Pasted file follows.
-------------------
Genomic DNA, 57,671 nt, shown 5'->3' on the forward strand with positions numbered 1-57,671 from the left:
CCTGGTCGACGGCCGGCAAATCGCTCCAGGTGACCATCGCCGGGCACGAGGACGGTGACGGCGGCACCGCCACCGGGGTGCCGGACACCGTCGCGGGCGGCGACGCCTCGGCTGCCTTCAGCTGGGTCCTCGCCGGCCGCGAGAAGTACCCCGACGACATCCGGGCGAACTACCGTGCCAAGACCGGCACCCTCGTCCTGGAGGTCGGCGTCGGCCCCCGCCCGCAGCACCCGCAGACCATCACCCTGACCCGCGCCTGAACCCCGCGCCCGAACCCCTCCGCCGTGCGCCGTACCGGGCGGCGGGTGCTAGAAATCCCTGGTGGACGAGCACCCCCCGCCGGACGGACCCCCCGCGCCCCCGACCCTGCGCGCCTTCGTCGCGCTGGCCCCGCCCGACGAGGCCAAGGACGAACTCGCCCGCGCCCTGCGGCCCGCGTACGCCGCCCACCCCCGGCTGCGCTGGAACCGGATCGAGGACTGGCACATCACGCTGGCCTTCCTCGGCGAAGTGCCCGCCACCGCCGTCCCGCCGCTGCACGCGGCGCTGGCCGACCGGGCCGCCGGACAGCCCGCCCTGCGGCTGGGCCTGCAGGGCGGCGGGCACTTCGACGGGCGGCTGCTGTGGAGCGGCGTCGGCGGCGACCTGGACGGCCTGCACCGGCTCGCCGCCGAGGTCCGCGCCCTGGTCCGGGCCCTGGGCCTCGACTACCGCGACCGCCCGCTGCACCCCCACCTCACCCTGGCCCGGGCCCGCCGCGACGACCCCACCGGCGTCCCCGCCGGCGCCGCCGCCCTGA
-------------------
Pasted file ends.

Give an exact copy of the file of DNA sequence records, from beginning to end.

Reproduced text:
Genomic DNA, 57,671 nt, shown 5'->3' on the forward strand with positions numbered 1-57,671 from the left:
CCTGGTCGACGGCCGGCAAATCGCTCCAGGTGACCATCGCCGGGCACGAGGACGGTGACGGCGGCACCGCCACCGGGGTGCCGGACACCGTCGCGGGCGGCGACGCCTCGGCTGCCTTCAGCTGGGTCCTCGCCGGCCGCGAGAAGTACCCCGACGACATCCGGGCGAACTACCGTGCCAAGACCGGCACCCTCGTCCTGGAGGTCGGCGTCGGCCCCCGCCCGCAGCACCCGCAGACCATCACCCTGACCCGCGCCTGAACCCCGCGCCCGAACCCCTCCGCCGTGCGCCGTACCGGGCGGCGGGTGCTAGAAATCCCTGGTGGACGAGCACCCCCCGCCGGACGGACCCCCCGCGCCCCCGACCCTGCGCGCCTTCGTCGCGCTGGCCCCGCCCGACGAGGCCAAGGACGAACTCGCCCGCGCCCTGCGGCCCGCGTACGCCGCCCACCCCCGGCTGCGCTGGAACCGGATCGAGGACTGGCACATCACGCTGGCCTTCCTCGGCGAAGTGCCCGCCACCGCCGTCCCGCCGCTGCACGCGGCGCTGGCCGACCGGGCCGCCGGACAGCCCGCCCTGCGGCTGGGCCTGCAGGGCGGCGGGCACTTCGACGGGCGGCTGCTGTGGAGCGGCGTCGGCGGCGACCTGGACGGCCTGCACCGGCTCGCCGCCGAGGTCCGCGCCCTGGTCCGGGCCCTGGGCCTCGACTACCGCGACCGCCCGCTGCACCCCCACCTCACCCTGGCCCGGGCCCGCCGCGACGACCCCACCGGCGTCCCCGCCGGCGCCGCCGCCCTGA